On Saturday, 14 artists scattered throughout East Kensington and Fishtown took part in the 2020 Philadelphia Chalk Festival, a street painting event connecting local artists, businesses and community organizations.
Sponsored by Mural Arts Philadelphia and the Painted Bride Art Center, the festival took place from 12 p.m. until sundown outside several venues and businesses. Artists worked on their murals all day and set up materials and supplies along the sidewalk.
Festival founder and director Rushawn Stanley, 27, who lives on Morris Street near 13th, came up with the idea for the chalk festival after remembering a street painting festival he attended as a child growing up in Elmira, New York.
“Philly didn’t have anything, so I thought there was a way to do it and promote the arts, while allowing people to be socially distant,” Stanley said.
Working with his friend and festival producer, April Rose, 23, the two organized a form for artists to submit their ideas for chalk murals. After choosing the artists, they partnered them with businesses and venues in Kensington and Fishtown to create the pieces outside on sidewalks.
Through sponsorships and collaborations with the Community College of Philadelphia, Coral Streets Arts House and other organizations, artists were paid a $300 stipend and provided supplies for the festival.
Cory Kram, 31, a multi-disciplinary artist who lives on Larchwood Avenue near 49th Street, painted a piece called “Journey” outside neighborhood bar Martha on Martha Street near York. Kram described her mural as an “interpretive dance” that unfolded naturally and used a variety of colors and abstract shapes, like orange-yellow flowers and blue-green raindrops.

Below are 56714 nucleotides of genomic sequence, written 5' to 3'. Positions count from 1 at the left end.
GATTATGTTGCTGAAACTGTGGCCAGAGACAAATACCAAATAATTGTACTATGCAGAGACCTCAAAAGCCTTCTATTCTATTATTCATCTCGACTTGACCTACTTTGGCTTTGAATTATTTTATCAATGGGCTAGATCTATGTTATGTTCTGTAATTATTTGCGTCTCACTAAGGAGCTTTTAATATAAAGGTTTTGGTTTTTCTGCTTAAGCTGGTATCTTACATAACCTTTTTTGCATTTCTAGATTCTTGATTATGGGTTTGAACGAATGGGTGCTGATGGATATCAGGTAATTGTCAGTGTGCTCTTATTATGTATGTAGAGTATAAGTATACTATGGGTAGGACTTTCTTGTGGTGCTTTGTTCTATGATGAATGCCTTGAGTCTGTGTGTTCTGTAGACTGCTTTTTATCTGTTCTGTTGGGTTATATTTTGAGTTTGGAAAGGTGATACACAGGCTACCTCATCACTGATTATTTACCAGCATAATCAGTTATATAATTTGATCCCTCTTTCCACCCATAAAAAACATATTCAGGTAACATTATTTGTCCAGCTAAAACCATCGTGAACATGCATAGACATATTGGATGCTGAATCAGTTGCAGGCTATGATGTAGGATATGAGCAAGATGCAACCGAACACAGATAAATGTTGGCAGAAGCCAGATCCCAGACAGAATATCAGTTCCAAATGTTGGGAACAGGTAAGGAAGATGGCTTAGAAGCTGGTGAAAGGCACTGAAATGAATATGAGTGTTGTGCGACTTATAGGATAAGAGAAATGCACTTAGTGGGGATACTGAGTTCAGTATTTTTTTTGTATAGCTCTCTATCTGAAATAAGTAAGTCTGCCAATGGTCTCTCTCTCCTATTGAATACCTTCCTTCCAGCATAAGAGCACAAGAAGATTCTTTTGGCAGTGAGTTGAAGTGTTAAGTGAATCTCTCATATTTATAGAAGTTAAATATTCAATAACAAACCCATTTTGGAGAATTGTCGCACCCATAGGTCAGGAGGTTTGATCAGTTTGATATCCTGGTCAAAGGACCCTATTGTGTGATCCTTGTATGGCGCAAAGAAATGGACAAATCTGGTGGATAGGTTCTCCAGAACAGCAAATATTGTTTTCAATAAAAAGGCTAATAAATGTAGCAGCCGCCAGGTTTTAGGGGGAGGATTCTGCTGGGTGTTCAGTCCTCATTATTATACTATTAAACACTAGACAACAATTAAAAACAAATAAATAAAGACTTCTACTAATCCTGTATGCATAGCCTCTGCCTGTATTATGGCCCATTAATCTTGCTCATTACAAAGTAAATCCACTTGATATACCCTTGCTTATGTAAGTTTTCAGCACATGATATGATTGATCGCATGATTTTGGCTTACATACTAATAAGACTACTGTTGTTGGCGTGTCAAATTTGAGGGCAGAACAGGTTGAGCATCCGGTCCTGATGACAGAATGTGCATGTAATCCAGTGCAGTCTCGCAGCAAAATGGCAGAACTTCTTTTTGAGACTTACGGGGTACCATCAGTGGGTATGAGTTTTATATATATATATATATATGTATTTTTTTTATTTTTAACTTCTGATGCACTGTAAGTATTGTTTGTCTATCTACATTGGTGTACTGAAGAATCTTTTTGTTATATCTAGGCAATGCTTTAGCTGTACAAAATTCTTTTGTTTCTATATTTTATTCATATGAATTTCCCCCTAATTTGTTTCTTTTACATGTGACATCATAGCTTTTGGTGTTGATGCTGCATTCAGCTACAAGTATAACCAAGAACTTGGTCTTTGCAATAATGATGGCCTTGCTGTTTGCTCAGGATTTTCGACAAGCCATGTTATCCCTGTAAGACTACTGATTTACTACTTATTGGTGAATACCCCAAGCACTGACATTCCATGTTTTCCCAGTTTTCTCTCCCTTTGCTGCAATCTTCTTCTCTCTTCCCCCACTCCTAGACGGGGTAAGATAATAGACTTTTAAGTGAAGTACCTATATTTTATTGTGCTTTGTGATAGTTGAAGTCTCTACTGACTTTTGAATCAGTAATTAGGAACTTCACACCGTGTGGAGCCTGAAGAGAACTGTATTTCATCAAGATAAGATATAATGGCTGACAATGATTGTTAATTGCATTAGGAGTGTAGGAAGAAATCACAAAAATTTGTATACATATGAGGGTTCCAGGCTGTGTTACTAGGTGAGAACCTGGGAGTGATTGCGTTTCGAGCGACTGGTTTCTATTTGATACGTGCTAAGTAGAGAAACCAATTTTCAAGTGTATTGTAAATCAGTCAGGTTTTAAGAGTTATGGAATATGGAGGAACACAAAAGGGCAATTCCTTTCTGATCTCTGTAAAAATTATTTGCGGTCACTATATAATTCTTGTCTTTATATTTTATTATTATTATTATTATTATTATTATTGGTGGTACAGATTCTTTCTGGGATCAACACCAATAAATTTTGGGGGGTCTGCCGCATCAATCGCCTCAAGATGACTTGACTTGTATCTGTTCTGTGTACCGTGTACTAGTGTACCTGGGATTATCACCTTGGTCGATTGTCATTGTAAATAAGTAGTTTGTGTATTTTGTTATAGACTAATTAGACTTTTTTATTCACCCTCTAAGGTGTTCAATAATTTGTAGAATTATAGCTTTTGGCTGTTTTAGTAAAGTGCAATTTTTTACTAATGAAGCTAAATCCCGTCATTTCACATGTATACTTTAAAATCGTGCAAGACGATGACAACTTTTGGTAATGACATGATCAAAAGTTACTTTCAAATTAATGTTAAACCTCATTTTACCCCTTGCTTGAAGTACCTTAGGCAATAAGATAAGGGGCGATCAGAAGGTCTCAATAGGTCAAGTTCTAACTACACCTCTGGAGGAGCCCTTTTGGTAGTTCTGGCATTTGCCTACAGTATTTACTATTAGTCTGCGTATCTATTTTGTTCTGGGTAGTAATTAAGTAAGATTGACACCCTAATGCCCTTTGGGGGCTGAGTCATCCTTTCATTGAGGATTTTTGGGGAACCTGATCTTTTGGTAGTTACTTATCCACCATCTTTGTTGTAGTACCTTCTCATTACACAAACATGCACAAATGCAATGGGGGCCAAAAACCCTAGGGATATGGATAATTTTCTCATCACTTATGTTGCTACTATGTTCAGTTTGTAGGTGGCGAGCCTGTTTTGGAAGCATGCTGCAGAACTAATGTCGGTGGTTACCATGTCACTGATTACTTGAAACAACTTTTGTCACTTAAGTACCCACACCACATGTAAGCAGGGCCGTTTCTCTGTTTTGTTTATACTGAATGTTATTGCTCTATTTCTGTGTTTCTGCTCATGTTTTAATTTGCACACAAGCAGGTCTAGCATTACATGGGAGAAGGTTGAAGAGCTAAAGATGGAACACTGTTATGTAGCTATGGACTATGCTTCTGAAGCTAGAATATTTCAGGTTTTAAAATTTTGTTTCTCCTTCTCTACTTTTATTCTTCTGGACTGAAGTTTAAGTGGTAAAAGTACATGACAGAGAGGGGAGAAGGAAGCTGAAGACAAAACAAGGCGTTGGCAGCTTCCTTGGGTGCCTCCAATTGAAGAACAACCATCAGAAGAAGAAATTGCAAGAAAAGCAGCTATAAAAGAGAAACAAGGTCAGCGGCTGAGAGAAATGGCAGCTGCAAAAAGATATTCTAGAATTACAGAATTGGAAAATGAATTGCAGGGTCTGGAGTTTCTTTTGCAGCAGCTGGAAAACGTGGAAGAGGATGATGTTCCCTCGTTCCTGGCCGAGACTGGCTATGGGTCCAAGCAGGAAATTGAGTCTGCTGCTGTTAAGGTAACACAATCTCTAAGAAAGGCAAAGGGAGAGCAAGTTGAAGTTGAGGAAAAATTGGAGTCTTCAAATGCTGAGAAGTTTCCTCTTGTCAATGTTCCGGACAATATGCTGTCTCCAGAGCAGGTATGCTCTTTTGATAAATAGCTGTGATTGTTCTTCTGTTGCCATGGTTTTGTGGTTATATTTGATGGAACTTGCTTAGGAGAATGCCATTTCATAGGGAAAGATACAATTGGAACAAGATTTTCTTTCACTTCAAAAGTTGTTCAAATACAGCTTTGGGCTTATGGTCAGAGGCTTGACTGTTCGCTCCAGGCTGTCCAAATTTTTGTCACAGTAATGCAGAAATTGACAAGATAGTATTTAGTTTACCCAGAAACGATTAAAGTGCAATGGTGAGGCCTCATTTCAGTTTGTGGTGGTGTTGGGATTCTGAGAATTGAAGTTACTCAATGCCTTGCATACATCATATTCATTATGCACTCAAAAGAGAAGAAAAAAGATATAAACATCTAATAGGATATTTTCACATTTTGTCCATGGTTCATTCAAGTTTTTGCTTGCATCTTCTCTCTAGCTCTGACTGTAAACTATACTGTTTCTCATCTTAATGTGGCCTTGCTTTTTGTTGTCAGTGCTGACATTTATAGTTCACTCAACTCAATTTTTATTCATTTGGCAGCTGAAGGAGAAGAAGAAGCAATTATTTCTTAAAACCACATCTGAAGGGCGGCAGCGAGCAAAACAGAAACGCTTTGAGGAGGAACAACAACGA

“This event creates hope and adds color to a very scary time in history,” Kram said. “It’s therapeutic for the community to see art being created.”
De’Von Downes, 23, a portrait artist from Glassboro, New Jersey, found out about the chalk festival through Mural Arts Philadelphia and submitted his idea for the mural “Girl with the Hoop Earring,” which he worked on outside The Boom Room studios on Front Street near Thompson.
“People can still enjoy art, not just art from their phones, laptops or tablets, but art in person,” Downes said. “It keeps it alive, keeps it fresh, and seeing it in person is way different than seeing it digitally, you get a little more soul out of it.”
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